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Communicating through music - Lydia's story

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Lydia is five years old and has a rare brain disorder that means she can’t walk or talk. She’s had to spend a lot of her life so far in hospital. The Songbirds project, run by LIME Music for Health, has helped Lydia learn to communicate with her family through music.

Lydia is coming out of her 48th operation at Royal Manchester Children’s Hospital. A nurse warns mum Ruth and dad Paul their daughter is “grumpy” after anaesthetic. But then Ros and Mark arrive – “they always seem to come at the right time,” says Ruth.

Ros and Mark are lead musicians at Songbirds. They’ve been working with Lydia since she was three months old.

Listen to the Songbirds ‘theme tune’, which announces Ros and Mark’s presence on the ward:

Musical beginnings

Lydia’s diagnosis was hard for Ruth and Paul, especially as they lost a daughter Naomi, who had the same genetic condition, at 18 months. But Songbirds has made a big difference to life in hospital for the family.

Lydia responded positively from the very first time she met Ros and Mark. “Lydia loved their music,” Ruth recalls. “When she likes something, she makes an ‘ohhhhhhhhhhh’ sound like James Brown.”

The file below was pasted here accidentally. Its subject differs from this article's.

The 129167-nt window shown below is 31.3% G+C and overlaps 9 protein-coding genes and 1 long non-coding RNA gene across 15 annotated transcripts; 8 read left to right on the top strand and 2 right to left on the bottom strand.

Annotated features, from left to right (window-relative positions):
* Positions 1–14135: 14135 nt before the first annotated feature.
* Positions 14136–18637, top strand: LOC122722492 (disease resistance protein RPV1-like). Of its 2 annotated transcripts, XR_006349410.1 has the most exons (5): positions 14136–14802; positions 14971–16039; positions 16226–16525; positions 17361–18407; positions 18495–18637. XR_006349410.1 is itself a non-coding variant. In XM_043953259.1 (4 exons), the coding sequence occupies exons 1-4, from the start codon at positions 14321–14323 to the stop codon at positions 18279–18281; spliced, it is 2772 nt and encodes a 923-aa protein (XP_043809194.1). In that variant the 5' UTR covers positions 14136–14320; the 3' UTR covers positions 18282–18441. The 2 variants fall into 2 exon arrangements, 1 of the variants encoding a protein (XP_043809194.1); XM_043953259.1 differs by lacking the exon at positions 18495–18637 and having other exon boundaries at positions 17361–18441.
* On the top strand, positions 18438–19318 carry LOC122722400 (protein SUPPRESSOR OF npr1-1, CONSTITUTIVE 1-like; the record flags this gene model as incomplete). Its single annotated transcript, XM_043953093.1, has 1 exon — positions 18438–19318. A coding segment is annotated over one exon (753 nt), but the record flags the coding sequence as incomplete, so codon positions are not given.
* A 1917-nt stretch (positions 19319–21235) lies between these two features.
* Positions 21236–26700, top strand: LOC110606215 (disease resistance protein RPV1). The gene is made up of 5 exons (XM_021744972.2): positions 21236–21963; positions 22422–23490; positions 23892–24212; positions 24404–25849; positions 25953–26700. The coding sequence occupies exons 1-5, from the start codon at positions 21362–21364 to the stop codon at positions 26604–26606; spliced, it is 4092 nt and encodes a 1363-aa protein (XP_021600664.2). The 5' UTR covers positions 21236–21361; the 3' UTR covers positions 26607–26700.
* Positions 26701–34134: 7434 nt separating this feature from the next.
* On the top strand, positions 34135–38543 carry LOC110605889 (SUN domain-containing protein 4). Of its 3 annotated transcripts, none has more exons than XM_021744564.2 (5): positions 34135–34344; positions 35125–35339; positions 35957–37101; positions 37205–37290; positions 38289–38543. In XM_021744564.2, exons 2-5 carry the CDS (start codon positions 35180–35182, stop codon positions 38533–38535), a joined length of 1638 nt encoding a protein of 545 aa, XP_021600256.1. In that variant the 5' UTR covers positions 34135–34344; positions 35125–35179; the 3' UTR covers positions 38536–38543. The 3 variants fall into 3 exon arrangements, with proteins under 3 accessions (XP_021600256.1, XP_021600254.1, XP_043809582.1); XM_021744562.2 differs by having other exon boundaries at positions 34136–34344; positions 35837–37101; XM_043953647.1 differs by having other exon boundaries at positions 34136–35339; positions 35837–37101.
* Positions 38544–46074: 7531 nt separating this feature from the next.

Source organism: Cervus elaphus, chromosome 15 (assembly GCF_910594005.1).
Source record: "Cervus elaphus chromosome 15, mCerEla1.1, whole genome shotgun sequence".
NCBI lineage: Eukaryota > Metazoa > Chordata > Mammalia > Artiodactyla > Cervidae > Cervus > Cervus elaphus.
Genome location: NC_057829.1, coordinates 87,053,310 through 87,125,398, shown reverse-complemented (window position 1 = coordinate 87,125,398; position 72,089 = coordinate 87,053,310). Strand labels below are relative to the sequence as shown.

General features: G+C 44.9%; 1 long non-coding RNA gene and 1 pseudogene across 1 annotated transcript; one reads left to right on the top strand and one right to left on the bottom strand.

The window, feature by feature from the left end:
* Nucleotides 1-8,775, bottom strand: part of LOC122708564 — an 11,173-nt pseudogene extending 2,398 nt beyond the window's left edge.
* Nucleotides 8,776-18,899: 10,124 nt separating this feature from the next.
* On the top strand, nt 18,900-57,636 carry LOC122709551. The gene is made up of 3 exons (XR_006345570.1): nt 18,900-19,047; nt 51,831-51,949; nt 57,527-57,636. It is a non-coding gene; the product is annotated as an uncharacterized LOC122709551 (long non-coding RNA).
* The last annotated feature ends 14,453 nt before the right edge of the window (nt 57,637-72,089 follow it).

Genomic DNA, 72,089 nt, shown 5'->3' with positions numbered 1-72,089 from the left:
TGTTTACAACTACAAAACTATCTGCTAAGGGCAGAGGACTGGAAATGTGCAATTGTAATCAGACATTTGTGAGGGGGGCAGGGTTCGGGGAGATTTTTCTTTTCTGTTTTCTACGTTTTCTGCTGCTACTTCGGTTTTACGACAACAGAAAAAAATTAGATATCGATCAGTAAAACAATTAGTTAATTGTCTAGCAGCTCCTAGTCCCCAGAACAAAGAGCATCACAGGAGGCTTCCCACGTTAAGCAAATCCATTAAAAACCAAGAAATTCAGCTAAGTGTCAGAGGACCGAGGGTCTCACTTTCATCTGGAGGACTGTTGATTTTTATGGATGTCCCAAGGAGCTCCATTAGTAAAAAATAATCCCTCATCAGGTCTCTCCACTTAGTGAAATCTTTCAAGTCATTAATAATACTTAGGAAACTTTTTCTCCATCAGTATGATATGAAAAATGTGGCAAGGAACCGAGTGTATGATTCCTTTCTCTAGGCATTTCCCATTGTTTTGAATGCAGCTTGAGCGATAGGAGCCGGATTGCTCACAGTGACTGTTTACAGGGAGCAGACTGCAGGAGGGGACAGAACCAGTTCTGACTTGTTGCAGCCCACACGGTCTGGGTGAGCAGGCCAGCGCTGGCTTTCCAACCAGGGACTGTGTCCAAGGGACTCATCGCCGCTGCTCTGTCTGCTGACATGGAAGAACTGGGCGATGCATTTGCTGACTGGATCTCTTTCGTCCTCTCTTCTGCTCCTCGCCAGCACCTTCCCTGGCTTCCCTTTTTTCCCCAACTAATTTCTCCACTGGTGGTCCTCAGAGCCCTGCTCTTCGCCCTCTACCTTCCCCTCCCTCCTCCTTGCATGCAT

Music-making has benefited Lydia’s parents, brothers and sister too: “It helps us connect with Lydia. The whole family have joined in music-making with Mark and Ros, and I know they have had a big impact on other families too.”

A better quality of life through music

Lots of the children Ros and Mark work with are long-term hospital patients. Many, like Lydia, can’t talk or can only communicate by moving their eyes or fingertips.

Songbirds gives these children confidence that they can communicate without words, and it’s also been shown to help children relax and ease their pain.

“The hospital environment is very noisy,” says Ros. “Children who can’t see or hear well have no idea where this sound is coming from. Music can be there to say ‘It’s okay’.”

Future hopes

Ros and Mark aim to expand Songbirds to support children at home too, while a wider programme trains nurses to understand and communicate with young people through music.

“Lydia loves life and music is a big part of that,” says Ruth. “I don’t know how long we’ve got her for but at least when her time comes, we can say we gave her the best possible life.”

Case study researched and written by Trina Wallace: